Don’t judge my book…

Yes, I’m on a writing break, but it doesn’t mean I’m not thinking about the cover for my next. As we all know, you’re not supposed to judge a book by its cover. But we all do, it seems.  Supposed experts in publishing tell us the cover is your most important marketing tool, though my own informal survey of readers begs to differ. Some readers will choose a book solely on its cover, but others could care less, using reviews or information on the product page to make their decision.

Truth be told, I’m in the latter group. Half the time I don’t even look at the cover of a book, even when I’ve finished reading it. And this probably explains why I tend to give short shrift to my own covers as an author. But this time I’m trying to take it seriously, mainly because I don’t feel the cover of my last book was particularly successful. It was a pretty picture, based on some artwork I admired, but didn’t really capture the essence of the book and maybe was misleading.  Many readers thought it would be a religious book, and that explains a lot of the anger of some reviewers over its explicitly adult content. It seems to be one of those love-it-or-hate covers, and although it snagged plenty of ‘up’ votes from a NetGalley survey, I was wishing I had gone with an earlier instinct, and another painting, of a moody Southern Tier streetscape. I may change it yet. Readers and buyers aside, an author should have a cover he or she is happy with, because once it’s published, you’re going to have to look at the damned thing every day of your life, several times a day, as you relentlessly check your rankings and sales.

A cover needs to reflect its genre, but as a genre-less writer leaning toward literary, where does that leave me? Based on my research into (almost) similar titles, basically: Big type on a plain background. Or, weird type on a bold background. Or something arch and clever. Script fonts.  There was an interesting article online about a bestselling literary writer—Sorry, can’t recall her name at the moment—who has been coming under fire for her covers, which seemed to be deliberately fluffy and sentimental, designed to draw in female romance readers who might appreciate something a little more upmarket. I don’t think I want to do that; I don’t want to succumb to anything that smacks of cold-blooded marketing. That said, I do think my new work will appeal to readers who like romance and so-called ‘women’s’ fiction. But I don’t want to turn off the men, although…I suspect most of them don’t even notice covers.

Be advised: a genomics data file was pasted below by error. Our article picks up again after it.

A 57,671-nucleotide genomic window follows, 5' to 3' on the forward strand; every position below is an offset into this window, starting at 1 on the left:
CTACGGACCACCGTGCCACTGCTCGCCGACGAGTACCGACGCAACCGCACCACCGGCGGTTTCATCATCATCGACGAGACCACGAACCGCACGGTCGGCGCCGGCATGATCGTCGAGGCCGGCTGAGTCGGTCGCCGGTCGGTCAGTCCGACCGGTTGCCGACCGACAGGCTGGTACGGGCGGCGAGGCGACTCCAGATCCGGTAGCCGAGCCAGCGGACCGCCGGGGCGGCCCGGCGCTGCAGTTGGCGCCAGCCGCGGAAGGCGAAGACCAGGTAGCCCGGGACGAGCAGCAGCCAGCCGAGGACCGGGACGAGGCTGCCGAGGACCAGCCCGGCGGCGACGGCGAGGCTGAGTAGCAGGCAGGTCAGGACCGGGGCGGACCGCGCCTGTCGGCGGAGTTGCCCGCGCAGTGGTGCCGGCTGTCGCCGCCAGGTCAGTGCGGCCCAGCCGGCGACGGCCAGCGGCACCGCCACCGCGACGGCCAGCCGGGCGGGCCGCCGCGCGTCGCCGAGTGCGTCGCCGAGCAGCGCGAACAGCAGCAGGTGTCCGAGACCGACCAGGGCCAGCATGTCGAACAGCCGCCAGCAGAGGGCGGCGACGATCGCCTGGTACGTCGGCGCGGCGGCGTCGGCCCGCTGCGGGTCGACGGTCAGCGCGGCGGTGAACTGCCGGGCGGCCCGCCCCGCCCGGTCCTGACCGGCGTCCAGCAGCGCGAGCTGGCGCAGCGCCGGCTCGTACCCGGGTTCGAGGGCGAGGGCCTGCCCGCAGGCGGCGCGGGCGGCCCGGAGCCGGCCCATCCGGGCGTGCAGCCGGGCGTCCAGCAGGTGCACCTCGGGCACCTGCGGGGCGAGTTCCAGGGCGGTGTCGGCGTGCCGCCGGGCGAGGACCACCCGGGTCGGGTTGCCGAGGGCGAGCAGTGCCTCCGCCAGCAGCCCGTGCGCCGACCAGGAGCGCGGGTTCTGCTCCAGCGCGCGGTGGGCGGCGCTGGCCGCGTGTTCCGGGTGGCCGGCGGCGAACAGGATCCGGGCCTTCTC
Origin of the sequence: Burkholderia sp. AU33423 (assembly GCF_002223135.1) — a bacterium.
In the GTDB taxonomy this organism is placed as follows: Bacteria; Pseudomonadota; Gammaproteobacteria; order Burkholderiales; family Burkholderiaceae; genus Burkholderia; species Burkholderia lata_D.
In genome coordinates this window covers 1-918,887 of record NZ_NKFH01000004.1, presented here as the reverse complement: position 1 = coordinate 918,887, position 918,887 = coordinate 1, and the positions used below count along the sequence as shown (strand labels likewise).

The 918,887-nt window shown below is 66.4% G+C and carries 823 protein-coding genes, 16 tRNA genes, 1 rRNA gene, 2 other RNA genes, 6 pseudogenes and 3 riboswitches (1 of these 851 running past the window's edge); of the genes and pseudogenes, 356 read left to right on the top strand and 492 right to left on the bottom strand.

So back to type on some kind of background. No bare-chested hunks, no hauntingly beautiful maidens with pre-Raphaelite hair, no idyllic beach scenes or any of the other nonsense authors slap on their books to make them sell.  I think I have an idea…But I need to play around with it for a few weeks, so there won’t be a cover reveal for a while. But meanwhile, if you have thoughts on covers, share them with us!  What appeals to you or makes you stand still in the aisle at Barnes and Noble in shock and awe? Not that it would necessarily work for me, but still want to know!

2 thoughts on “Don’t judge my book…

  1. Reblogged this on RELATING TO HUMANS and commented:
    Kathy Cecala, an Indie Author and an active and valuable member of our WRITE EDIT WRITE private Facebook writers and readers group, has some interesting and useful thoughts on the dark art of choosing and creating book covers. I strongly invite you to check it and all the many other intriguing and compelling writing she has shared for us to read for free on her website.

    Liked by 1 person

  2. This is quite new. I never thought about the thought process involved when I’m picking out books to read (or not read). I’ll never get myself to choose a book that has a cover of “bare-chested hunks”.
    I tend to choose my books based on the title and the font of the letters. I prefer the book covers to be a drawing or a simple color instead of pictures. Unless it’s a bio/autobiography, I do not want covers to include pictures or drawings of a person. I’d rather leave all that to my imagination instead of the cover drilling a set image into my head.
    Because I judge people based on what they read (guilty), I like my books with covers on the “neutral” end. Gotta keep ’em guessing.

    Liked by 1 person

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